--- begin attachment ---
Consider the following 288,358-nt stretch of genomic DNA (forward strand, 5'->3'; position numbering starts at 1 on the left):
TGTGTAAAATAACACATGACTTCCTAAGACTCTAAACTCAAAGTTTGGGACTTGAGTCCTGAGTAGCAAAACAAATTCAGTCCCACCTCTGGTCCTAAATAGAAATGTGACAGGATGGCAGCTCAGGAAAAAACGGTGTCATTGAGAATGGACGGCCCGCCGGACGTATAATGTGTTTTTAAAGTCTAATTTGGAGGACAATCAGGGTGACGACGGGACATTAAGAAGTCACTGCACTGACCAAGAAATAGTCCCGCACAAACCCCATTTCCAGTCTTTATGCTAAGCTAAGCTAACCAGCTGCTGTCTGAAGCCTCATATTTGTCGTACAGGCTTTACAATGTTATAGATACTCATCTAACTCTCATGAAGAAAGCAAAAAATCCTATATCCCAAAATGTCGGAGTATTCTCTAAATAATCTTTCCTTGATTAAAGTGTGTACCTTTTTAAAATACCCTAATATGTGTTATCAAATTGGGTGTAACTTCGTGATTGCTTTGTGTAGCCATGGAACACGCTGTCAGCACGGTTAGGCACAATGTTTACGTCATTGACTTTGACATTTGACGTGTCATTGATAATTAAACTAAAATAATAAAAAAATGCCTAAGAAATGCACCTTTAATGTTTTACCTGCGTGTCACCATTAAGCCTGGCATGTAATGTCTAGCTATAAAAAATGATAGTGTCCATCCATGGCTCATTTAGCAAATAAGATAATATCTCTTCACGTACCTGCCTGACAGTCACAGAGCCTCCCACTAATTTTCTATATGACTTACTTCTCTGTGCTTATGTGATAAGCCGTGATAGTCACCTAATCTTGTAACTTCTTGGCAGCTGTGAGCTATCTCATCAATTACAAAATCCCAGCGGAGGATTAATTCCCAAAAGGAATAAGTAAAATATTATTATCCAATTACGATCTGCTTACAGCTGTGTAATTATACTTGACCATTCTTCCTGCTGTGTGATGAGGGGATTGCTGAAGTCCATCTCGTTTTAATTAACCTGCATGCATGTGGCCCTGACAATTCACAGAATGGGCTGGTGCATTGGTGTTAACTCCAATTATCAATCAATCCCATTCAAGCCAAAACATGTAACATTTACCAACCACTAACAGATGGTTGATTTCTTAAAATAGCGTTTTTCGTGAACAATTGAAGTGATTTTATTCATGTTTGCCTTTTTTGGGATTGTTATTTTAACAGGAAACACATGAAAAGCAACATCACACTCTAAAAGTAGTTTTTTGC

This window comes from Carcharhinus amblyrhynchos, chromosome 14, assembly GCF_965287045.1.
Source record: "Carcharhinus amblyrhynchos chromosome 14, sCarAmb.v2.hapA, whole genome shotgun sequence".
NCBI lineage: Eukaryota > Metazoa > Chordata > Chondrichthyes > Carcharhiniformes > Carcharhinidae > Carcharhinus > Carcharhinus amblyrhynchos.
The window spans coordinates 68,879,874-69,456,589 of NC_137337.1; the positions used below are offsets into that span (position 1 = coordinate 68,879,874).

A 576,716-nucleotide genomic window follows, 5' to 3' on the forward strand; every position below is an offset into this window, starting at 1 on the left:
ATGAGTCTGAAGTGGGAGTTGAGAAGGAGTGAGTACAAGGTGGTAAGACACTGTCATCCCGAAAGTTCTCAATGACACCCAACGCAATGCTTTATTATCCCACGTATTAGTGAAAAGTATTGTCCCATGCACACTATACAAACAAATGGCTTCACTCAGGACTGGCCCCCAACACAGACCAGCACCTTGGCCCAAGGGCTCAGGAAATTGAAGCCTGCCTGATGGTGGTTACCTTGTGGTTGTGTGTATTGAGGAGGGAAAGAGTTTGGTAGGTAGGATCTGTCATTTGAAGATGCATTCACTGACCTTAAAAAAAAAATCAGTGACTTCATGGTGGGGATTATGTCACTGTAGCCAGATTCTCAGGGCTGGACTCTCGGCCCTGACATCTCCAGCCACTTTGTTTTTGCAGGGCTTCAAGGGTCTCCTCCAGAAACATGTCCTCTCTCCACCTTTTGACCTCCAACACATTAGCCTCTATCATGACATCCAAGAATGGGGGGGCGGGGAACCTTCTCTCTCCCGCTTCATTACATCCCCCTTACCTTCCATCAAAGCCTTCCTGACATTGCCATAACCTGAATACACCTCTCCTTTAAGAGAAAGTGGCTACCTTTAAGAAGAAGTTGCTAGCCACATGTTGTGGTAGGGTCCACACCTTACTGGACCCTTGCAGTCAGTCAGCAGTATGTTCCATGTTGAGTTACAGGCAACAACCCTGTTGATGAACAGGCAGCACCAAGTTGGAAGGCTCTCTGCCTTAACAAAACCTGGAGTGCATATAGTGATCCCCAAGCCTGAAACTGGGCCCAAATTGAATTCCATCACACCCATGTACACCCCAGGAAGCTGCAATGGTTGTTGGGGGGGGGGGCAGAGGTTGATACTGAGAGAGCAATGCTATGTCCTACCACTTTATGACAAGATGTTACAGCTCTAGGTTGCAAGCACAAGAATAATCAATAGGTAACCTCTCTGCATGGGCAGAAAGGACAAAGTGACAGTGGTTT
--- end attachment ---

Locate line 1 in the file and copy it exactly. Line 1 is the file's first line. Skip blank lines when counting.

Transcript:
Consider the following 288,358-nt stretch of genomic DNA (forward strand, 5'->3'; position numbering starts at 1 on the left):